2023 Mercedes-Benz EQE First Drive Review
FRANKFURT, Germany – Mercedes-Benz no stranger to sub-brands: AMG, Maybach and even Smart show a new side of what a Benz can be. The birth of a sub-brand first needed to set a tone, something that later models could improve on over the years. Mercedes‘the newest sub-brand, EQ, is being widely adopted for a new, exciting update crop. tramstarts with sedan EQS last year.
With its “single-bow” cabin design and advanced electric powertrain, EQS has worked to define what this all-new updated Mercedes EV might look like. Now, the next model, the Mercedes-Benz EQE, has the ultimate mission of rounding up the EQ list, taking the traits that make the EQS unique among Mercedes sedans and turning them into These building blocks make up the new electric era of three-pointed star patterns. Step inside the upcoming EQE sedan, play the role of E-Class to EQS’ S-Classand you can’t help but notice their EQ similarities.
Some of these are small, like the one in front of the driver’s front door. While the hoods on both models can technically be opened, there’s little reason to be if you’re not a mechanic (and one who’s highly specialized in that), so Mercedes added an open faucet to pour liquid into the washing machine. Companies ahead [fasciae?]The taillights and extendable door handles all tie the EQE and EQS together, visually.
One key difference between the EQS and its S-Class brethren before it is an all-new electric vehicle platform called the EPA2. The EPA2 will be used in at least four production models – the EQS and EQE sedans as well as SUV versions of both, EQS SUV and EQE SUVs. Think of them as a family that decided to wear the right sweaters for a holiday photo shoot, while others, like EQB originates from GLB, like an uncle who doesn’t get notified about what to wear this year. He’s still family, just from, you know, on the other side.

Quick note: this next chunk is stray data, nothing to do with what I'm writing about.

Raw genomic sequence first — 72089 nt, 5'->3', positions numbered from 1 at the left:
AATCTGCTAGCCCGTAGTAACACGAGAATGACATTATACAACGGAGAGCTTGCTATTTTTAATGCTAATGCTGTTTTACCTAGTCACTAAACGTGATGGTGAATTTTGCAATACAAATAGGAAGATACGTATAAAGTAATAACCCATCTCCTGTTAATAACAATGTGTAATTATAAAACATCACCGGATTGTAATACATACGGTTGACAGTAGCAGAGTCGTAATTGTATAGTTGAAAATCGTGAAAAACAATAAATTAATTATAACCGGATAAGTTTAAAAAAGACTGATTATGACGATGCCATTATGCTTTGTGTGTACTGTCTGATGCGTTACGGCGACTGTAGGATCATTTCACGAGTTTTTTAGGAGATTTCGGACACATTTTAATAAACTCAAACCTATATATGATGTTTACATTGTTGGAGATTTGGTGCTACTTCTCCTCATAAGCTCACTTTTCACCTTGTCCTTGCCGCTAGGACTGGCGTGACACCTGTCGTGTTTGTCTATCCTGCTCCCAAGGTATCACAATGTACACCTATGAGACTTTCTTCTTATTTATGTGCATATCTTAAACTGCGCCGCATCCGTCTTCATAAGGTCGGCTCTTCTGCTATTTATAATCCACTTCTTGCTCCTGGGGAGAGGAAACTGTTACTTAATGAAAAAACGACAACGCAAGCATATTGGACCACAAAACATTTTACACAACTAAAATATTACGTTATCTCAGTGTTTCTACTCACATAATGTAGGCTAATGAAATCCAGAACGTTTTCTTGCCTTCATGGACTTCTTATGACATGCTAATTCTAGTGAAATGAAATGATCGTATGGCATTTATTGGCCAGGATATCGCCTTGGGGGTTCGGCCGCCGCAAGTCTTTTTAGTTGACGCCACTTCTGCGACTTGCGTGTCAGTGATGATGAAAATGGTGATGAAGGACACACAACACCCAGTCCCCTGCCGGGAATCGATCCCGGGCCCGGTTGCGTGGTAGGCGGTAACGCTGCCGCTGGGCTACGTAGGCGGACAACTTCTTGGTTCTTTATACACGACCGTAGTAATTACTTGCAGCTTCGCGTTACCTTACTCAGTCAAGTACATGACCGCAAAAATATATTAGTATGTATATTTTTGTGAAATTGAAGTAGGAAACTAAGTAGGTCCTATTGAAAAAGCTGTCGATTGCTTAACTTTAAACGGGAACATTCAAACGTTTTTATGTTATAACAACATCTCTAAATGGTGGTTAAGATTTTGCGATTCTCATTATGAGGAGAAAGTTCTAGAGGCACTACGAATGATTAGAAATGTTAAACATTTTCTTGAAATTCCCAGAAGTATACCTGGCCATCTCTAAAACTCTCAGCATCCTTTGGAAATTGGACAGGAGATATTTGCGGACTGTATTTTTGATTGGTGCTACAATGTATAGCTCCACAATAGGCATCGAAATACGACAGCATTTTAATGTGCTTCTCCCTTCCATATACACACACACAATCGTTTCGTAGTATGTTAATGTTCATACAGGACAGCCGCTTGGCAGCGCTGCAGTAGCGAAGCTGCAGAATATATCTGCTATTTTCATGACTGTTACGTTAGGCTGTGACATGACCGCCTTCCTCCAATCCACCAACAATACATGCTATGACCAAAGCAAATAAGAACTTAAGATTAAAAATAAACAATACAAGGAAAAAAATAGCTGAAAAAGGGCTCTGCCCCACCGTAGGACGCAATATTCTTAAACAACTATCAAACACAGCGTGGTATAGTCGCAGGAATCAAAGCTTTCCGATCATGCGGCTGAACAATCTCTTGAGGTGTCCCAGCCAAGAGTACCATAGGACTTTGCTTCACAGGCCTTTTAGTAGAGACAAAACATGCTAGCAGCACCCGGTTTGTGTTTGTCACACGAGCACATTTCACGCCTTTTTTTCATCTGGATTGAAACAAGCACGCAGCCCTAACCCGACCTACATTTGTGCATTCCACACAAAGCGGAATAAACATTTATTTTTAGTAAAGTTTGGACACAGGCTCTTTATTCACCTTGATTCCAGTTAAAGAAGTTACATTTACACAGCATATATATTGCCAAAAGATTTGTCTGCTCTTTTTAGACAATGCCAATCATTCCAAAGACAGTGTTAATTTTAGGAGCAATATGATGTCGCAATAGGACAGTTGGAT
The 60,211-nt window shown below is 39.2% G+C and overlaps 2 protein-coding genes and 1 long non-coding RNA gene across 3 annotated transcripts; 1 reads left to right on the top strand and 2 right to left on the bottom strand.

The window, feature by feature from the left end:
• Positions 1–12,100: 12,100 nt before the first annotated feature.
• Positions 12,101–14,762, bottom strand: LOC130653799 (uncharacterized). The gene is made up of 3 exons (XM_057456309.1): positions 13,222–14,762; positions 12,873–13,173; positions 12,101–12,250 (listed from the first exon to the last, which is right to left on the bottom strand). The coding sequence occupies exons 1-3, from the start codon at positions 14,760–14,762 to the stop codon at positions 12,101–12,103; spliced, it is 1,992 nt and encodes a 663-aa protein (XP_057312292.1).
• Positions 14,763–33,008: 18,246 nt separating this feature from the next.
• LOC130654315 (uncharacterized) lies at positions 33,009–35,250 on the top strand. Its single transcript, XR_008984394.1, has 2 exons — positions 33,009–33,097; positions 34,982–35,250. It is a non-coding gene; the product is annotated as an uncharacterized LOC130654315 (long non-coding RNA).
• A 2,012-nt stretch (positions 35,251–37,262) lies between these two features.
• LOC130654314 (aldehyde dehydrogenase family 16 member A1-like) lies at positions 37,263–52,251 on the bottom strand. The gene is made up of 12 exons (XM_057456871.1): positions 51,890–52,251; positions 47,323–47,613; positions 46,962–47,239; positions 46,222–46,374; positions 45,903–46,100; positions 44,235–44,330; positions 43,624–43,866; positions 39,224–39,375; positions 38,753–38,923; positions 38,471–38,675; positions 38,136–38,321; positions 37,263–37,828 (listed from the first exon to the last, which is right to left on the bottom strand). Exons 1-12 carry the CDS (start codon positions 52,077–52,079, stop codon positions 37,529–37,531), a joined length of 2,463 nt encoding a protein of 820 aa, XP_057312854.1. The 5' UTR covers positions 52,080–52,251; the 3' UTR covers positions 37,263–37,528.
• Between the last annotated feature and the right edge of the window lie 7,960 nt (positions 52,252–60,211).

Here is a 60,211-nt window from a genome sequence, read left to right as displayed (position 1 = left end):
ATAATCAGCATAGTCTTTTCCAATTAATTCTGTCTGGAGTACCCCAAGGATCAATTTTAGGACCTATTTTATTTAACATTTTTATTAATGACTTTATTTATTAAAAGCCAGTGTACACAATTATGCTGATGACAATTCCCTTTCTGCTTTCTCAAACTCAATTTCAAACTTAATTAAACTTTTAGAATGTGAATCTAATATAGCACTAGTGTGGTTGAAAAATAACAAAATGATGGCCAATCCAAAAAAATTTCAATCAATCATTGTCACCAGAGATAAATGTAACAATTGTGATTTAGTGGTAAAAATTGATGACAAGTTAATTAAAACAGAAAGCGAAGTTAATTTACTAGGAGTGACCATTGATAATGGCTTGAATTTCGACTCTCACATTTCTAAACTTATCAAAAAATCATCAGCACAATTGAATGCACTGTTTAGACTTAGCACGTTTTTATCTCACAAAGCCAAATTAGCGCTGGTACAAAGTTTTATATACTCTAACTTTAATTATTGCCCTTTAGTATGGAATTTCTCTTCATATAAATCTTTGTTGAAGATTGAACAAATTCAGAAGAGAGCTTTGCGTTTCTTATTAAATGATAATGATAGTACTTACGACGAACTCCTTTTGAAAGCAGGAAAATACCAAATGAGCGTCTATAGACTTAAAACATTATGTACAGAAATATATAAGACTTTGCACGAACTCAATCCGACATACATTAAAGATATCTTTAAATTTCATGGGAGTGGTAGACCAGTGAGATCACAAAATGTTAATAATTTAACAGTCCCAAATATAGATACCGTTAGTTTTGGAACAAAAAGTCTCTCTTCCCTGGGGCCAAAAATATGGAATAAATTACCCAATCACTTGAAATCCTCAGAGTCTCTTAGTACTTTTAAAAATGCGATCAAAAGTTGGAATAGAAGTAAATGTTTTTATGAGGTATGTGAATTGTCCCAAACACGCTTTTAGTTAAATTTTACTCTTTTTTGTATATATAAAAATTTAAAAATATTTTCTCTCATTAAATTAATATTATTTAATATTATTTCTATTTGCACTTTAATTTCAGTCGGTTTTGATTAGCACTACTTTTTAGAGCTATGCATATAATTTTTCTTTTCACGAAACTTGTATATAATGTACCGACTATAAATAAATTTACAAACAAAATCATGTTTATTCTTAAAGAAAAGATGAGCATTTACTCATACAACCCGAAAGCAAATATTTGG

But back to the EPA2 models. Considering the lineage of the EQS and EQE, it’s no surprise that the EQE driving experience shares so much with the EQS. Although I have not personally controlled the EQS yet, due to the EQS’s rating and AMG EQS here Automatic log and elsewhere, it is clear that there are more similarities between E and S than differences. When SUV versions of these models launch in the near future, their height and weight differences will change the feel of the EVA2 platform on the road, but the two EQ sedans are definitely relatives. .
Despite its similarities, the EQE offers its own unique features. For example, it has a real trunk, instead of an EQS sedan-y hatchback. The EQE’s 122.9-inch wheelbase is also 3.5 inches shorter than the EQS’, and while that means it has a smaller rear seat, Mercedes hasn’t provided exact specs to know. how much from S to E. EQS has plenty of leg room. However, so shaving off a few inches won’t matter much. Headroom is similarly slashed compared to the standard sedan due to the quick roofline, but I feel comfortable enough sitting there (I’m 5’9″), and it can feel special. ventilation with optional panoramic sunroof.
The shorter wheelbase also has a smaller capacity, 90.6 kilowatts the battery compared to the 107.8 kWh unit in the EQS. While official range numbers for the US limited edition are not yet available, Mercedes says the EQE will go up to 410 miles on the European WLTP scale, just like mid-300s use. EPAnumber of. That’s pretty much what the EQS does, but we also found it could easily exceed its EPA figures by 20 miles.